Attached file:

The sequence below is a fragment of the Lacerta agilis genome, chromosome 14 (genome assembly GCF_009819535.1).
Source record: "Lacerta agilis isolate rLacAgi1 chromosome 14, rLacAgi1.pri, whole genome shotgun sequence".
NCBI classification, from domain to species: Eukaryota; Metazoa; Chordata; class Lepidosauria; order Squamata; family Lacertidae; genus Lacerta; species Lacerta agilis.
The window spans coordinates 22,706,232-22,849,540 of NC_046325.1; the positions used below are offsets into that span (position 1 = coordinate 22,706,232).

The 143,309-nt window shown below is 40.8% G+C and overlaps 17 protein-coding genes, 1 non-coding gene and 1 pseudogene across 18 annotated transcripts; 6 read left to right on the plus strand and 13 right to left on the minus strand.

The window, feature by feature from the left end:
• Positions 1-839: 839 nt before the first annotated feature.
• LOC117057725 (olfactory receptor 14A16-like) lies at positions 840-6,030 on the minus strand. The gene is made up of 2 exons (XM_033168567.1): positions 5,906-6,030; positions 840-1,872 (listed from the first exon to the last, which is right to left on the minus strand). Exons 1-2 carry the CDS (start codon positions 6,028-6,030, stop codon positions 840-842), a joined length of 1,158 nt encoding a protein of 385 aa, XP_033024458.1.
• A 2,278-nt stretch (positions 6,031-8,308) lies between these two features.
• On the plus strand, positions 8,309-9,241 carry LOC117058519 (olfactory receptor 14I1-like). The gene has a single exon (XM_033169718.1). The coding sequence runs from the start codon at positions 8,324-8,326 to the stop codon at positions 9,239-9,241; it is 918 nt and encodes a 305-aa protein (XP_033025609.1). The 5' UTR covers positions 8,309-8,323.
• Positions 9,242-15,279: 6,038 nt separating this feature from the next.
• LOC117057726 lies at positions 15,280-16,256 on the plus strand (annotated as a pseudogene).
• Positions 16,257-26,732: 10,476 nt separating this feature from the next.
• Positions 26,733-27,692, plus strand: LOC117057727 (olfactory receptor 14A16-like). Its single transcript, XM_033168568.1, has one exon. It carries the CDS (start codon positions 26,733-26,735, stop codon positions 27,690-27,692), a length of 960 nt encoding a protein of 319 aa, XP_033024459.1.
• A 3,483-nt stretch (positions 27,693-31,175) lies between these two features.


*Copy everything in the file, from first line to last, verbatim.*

The sequence below is a fragment of the Lacerta agilis genome, chromosome 14 (genome assembly GCF_009819535.1).
Source record: "Lacerta agilis isolate rLacAgi1 chromosome 14, rLacAgi1.pri, whole genome shotgun sequence".
NCBI classification, from domain to species: Eukaryota; Metazoa; Chordata; class Lepidosauria; order Squamata; family Lacertidae; genus Lacerta; species Lacerta agilis.
The window spans coordinates 22,706,232-22,849,540 of NC_046325.1; the positions used below are offsets into that span (position 1 = coordinate 22,706,232).

The 143,309-nt window shown below is 40.8% G+C and overlaps 17 protein-coding genes, 1 non-coding gene and 1 pseudogene across 18 annotated transcripts; 6 read left to right on the plus strand and 13 right to left on the minus strand.

The window, feature by feature from the left end:
• Positions 1-839: 839 nt before the first annotated feature.
• LOC117057725 (olfactory receptor 14A16-like) lies at positions 840-6,030 on the minus strand. The gene is made up of 2 exons (XM_033168567.1): positions 5,906-6,030; positions 840-1,872 (listed from the first exon to the last, which is right to left on the minus strand). Exons 1-2 carry the CDS (start codon positions 6,028-6,030, stop codon positions 840-842), a joined length of 1,158 nt encoding a protein of 385 aa, XP_033024458.1.
• A 2,278-nt stretch (positions 6,031-8,308) lies between these two features.
• On the plus strand, positions 8,309-9,241 carry LOC117058519 (olfactory receptor 14I1-like). The gene has a single exon (XM_033169718.1). The coding sequence runs from the start codon at positions 8,324-8,326 to the stop codon at positions 9,239-9,241; it is 918 nt and encodes a 305-aa protein (XP_033025609.1). The 5' UTR covers positions 8,309-8,323.
• Positions 9,242-15,279: 6,038 nt separating this feature from the next.
• LOC117057726 lies at positions 15,280-16,256 on the plus strand (annotated as a pseudogene).
• Positions 16,257-26,732: 10,476 nt separating this feature from the next.
• Positions 26,733-27,692, plus strand: LOC117057727 (olfactory receptor 14A16-like). Its single transcript, XM_033168568.1, has one exon. It carries the CDS (start codon positions 26,733-26,735, stop codon positions 27,690-27,692), a length of 960 nt encoding a protein of 319 aa, XP_033024459.1.
• A 3,483-nt stretch (positions 27,693-31,175) lies between these two features.